BOSTON — The Bruins are on another roll.
And this one seems more significant than the one at the beginning of the season that powered them to a 20-3-5 start.
The Bruins beat back the Arizona Coyotes, 4-2, Saturday at TD Garden. The Bruins have won all five games since the All-Star break and six in a row overall. The Bruins stand atop the NHL with 80 points and a 34-10-12 mark.
Saturday’s heroes were Charlie Coyle (two goals), David Pastrnak (two power play assists) and Zdeno Chara (one pregame tribute). Coyle provided the scoring, Pastrnak provided the power play juice again and Chara displayed the character and leadership in humbly accepting the tribute from the team for passing the 1,500-game NHL milestone and the 1,000-game milestone with the organization earlier this year.
It wasn’t all sunshine and roses on this day, though.
Already without defenseman Brandon Carlo, Jeremy Lauzon took a 5-minute match penalty when he loaded up his elbow for a shot to the head of Derek Stepan in the final minute of the first period, just moments after serving a 2-minute high sticking penalty. Lauzon, fortunately, didn’t connect directly with Stepan but did enough damage by knocking him into the boards that the penalty for attempt to injure was upheld by video review in Toronto.
Lauzon was sent to the showers and will likely be hearing from the league.
“I didn’t think it was a match penalty, personally,” Bruce Cassidy said. “I don’t know the exact factors of, okay, hit to the head? Is it unsuspecting? Injury? That’s the only discussion I had with the official. He was adamant that the player was out. I was like well, okay, he got hurt but he’s in the game. He’s not out, out. There was a bit of a difference of opinion on that. At the end of the day, that’s what they called. I thought there was a very, very, very similar hit on [Charlie] McAvoy right after that that went a different direction. Again, that’ll be up to them now, the league. I think they tend to look at those after the fact and we’ll see what happens.”
Arizona took a 1-0 lead when old friend Phil Kessel beat Tuukka Rask nearly four minutes into the five-minute all-you-can-get power play. But the Bruins killed off the remaining 74 seconds of the power play and took control of the game from there.
Charlie Coyle took a feed from Charlie McAvoy in front of the net and put it past Adin Hill to tie the game, 1-1.
— Boston Bruins (@NHLBruins) February 8, 2020
Then the Bruins power play stepped up, namely David Pastrnak. It wasn’t Pasta scoring but rather feeding players in front, namely Patrice Bergeron and Jake DeBrusk two and a half minutes apart for a 3-1 lead after two periods.
“We were tasked with killing a five-minute major there, so we killed two in the first period and then we almost got through it,” Bruce Cassidy told me. “I thought we felt we were okay, deal with a little extra workload. But we had to step it up. I thought our power play was slow in terms of their execution and puck movement and I think we picked up our pace there, and that always feeds into the rest of your game, if your power play gets going.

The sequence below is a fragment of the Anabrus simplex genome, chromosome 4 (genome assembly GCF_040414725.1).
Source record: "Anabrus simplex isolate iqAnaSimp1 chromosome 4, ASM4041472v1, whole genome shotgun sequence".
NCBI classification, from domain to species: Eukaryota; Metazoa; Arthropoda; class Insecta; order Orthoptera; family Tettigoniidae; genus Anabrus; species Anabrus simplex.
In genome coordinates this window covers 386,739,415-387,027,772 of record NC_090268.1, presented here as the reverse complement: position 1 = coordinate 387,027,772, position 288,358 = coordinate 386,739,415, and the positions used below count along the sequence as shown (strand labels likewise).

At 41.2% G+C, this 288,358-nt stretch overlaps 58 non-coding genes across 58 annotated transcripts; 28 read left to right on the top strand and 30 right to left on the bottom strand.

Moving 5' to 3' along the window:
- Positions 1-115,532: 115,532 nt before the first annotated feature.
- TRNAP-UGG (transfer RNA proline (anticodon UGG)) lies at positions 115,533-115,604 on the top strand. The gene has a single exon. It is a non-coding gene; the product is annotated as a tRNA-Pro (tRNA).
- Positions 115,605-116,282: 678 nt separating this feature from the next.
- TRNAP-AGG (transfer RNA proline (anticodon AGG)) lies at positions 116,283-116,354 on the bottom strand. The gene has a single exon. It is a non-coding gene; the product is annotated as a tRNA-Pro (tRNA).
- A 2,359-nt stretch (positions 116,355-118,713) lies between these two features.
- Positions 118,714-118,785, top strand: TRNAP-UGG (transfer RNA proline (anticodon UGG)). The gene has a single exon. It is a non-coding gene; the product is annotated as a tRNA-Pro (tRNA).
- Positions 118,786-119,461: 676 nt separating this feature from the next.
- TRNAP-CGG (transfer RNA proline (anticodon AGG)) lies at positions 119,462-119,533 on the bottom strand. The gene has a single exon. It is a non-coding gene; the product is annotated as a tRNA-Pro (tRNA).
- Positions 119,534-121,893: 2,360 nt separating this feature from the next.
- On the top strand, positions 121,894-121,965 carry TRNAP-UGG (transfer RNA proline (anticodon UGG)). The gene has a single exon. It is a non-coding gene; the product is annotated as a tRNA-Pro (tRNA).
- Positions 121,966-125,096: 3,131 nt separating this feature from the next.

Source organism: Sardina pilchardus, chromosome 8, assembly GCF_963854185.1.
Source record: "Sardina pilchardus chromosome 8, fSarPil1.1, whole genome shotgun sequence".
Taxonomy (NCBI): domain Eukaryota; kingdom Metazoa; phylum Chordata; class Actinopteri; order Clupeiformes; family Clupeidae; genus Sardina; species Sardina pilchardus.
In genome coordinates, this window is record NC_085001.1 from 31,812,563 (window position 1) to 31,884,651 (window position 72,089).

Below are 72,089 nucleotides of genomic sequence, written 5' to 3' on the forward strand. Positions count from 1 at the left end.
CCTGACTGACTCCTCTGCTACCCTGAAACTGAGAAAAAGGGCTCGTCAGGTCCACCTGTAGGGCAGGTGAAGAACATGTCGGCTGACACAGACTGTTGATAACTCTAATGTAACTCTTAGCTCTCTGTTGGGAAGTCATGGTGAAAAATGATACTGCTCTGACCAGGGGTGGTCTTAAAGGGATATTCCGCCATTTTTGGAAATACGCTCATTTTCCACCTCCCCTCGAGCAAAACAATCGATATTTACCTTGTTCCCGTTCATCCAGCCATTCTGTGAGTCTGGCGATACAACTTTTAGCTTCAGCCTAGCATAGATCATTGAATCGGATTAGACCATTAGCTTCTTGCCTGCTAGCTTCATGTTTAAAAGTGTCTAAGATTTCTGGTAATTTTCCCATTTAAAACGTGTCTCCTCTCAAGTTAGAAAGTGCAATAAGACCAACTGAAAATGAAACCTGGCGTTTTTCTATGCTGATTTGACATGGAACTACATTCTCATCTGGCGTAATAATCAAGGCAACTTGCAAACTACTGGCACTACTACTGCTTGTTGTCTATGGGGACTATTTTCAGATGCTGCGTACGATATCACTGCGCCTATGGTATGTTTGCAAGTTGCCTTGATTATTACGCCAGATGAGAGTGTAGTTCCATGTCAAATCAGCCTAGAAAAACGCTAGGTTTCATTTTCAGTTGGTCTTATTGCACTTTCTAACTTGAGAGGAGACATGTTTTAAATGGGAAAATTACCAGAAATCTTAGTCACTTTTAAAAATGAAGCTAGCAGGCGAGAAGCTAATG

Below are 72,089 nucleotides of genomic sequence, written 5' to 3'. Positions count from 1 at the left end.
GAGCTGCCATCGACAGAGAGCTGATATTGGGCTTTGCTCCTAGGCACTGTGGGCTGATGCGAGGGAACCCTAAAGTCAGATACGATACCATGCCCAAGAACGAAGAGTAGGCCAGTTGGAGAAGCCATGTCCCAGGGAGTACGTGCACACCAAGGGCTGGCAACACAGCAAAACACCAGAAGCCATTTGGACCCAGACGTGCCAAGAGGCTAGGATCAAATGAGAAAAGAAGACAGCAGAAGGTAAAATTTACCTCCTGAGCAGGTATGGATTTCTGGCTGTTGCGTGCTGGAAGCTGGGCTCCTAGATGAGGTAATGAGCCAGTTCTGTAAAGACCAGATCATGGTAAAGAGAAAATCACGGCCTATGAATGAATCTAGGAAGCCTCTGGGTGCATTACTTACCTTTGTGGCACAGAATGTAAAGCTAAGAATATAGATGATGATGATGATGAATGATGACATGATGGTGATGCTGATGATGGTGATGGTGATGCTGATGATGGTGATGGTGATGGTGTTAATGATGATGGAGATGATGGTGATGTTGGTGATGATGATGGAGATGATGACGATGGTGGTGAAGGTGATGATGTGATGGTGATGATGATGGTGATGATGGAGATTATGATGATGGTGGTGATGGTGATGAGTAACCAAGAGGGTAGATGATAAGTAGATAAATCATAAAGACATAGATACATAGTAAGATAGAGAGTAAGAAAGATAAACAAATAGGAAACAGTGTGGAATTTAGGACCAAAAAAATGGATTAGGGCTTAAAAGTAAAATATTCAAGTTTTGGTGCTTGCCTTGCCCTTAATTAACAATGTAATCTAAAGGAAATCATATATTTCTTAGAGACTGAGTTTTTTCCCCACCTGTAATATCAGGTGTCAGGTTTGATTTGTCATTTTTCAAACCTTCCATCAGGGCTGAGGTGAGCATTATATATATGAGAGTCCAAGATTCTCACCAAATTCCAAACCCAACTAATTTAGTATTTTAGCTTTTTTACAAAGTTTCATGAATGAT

“It’s a lot of skilled guys touching the puck, so it tends to get them going a little bit. They responded well and from there I thought we were pretty good, limited their chances. A little dicey at the end, but got it done.”
The real key to this latest surge from the Bruins is the production of players on the roster not named David Pastrnak, Patrice Bergeron and Brad Marchand. Namely, Charlie Coyle, he scored twice and has 12 goals on the season. It’s no secret that the Bruins are going to go as far as their depth scoring. Having your third line center start to produce is going to mean bigger and better things for the Bruins come playoff time. And that’s what this time in February is really all about.
“Well, I have to tell you, he’s really driving that line,” Cassidy said. “I thought he was exceptional with the puck. Now, with Kuraly on the left, it’s a little bit different flavor than maybe a Danton Heinen. Bjorkie [Anders Bjork] has added some speed on the right side as well, so you have some guys who can really hunt pucks. So, he hangs on to it as much as he can, puts it to an area those guys can track it down for him, but he also knows they’re younger guys, so drive the line. I like that Charlie does that. I hope that’s his response that he wants to be the leader of that line.
“Typically, centers are, but in this case, that’s what we’ve asked, because it’s been young guys for the most part. Jake [DeBrusk] was probably the most veteran guy he played with there for a while, but it’s typically been a [Sean] Kuraly moving up or [Karson] Kuhlman a little bit, Bjork for a long time. So, I like his game that way when he’s playing, he’s really hard to play against, and I think he knows it, so it’s just a matter of getting it out of him every night and see where it leads.”